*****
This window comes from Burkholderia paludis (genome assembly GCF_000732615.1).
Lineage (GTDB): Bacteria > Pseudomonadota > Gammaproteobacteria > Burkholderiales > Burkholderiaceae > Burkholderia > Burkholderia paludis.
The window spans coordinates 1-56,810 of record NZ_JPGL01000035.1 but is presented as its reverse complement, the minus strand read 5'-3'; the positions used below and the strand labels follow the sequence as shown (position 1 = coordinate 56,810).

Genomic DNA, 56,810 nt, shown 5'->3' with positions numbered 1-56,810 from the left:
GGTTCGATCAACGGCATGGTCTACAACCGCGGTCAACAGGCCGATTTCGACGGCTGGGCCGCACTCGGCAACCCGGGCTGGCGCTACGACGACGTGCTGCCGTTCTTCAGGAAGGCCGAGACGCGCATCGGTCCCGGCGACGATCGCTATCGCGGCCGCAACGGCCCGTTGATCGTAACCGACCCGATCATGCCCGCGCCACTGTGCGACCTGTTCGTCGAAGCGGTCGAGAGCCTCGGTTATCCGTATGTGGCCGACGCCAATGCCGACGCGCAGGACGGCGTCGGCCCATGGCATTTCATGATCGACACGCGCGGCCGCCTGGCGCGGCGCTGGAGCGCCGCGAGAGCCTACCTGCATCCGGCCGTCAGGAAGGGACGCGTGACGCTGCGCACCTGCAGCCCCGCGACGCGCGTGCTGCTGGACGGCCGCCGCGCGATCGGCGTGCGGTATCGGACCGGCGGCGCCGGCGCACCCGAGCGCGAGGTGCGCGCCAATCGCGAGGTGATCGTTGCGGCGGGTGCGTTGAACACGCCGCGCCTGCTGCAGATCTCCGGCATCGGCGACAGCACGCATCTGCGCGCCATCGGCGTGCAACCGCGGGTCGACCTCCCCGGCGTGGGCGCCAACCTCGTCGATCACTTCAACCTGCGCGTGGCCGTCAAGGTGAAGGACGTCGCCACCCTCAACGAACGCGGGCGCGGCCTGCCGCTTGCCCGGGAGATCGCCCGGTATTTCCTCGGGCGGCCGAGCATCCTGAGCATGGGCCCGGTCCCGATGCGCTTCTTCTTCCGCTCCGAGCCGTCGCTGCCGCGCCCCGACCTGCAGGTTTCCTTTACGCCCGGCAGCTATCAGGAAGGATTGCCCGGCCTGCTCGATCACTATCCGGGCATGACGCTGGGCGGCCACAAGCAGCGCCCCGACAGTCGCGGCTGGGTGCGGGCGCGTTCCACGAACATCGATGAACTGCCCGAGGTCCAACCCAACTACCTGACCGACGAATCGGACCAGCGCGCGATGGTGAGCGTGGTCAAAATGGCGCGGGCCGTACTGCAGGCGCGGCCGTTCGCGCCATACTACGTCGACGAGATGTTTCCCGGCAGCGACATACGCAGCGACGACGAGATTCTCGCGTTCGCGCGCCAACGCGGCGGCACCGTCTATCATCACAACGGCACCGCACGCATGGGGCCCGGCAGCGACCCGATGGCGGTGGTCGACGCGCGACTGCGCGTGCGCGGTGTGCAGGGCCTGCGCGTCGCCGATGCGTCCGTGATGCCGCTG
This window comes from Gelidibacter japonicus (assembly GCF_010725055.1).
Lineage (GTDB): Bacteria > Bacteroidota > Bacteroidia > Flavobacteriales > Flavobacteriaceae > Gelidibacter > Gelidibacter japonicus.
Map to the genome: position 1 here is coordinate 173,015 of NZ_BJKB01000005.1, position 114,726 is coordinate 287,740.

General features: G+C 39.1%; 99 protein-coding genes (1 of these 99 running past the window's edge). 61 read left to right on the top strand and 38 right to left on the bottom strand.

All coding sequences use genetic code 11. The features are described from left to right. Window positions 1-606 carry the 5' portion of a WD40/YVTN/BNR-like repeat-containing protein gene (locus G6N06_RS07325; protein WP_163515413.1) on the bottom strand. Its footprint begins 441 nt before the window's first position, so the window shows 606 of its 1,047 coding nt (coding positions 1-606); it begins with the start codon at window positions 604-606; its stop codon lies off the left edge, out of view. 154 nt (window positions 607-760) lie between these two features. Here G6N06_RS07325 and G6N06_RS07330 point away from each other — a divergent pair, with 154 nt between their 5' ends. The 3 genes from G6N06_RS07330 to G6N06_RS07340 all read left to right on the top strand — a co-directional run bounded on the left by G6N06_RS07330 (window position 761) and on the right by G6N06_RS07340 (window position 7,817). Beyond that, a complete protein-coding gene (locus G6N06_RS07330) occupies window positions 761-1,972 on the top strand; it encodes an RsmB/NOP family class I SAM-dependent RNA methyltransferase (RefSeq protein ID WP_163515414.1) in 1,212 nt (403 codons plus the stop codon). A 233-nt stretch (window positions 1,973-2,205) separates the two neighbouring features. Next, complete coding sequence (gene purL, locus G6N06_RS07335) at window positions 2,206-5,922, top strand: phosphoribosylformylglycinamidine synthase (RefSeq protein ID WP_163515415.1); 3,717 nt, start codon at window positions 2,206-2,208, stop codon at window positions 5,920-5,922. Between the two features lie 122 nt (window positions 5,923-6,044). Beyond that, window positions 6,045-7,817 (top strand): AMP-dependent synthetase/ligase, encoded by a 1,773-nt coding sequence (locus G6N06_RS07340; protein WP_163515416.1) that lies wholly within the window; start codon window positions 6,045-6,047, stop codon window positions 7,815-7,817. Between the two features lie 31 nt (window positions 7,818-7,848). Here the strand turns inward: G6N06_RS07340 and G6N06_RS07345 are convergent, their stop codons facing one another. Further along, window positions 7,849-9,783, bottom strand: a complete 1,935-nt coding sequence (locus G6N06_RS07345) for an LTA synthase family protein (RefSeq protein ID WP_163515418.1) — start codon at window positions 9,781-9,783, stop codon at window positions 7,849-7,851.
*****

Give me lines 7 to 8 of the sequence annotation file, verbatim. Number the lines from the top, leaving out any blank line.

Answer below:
Lineage (GTDB): Bacteria > Bacteroidota > Bacteroidia > Flavobacteriales > Flavobacteriaceae > Gelidibacter > Gelidibacter japonicus.
Map to the genome: position 1 here is coordinate 173,015 of NZ_BJKB01000005.1, position 114,726 is coordinate 287,740.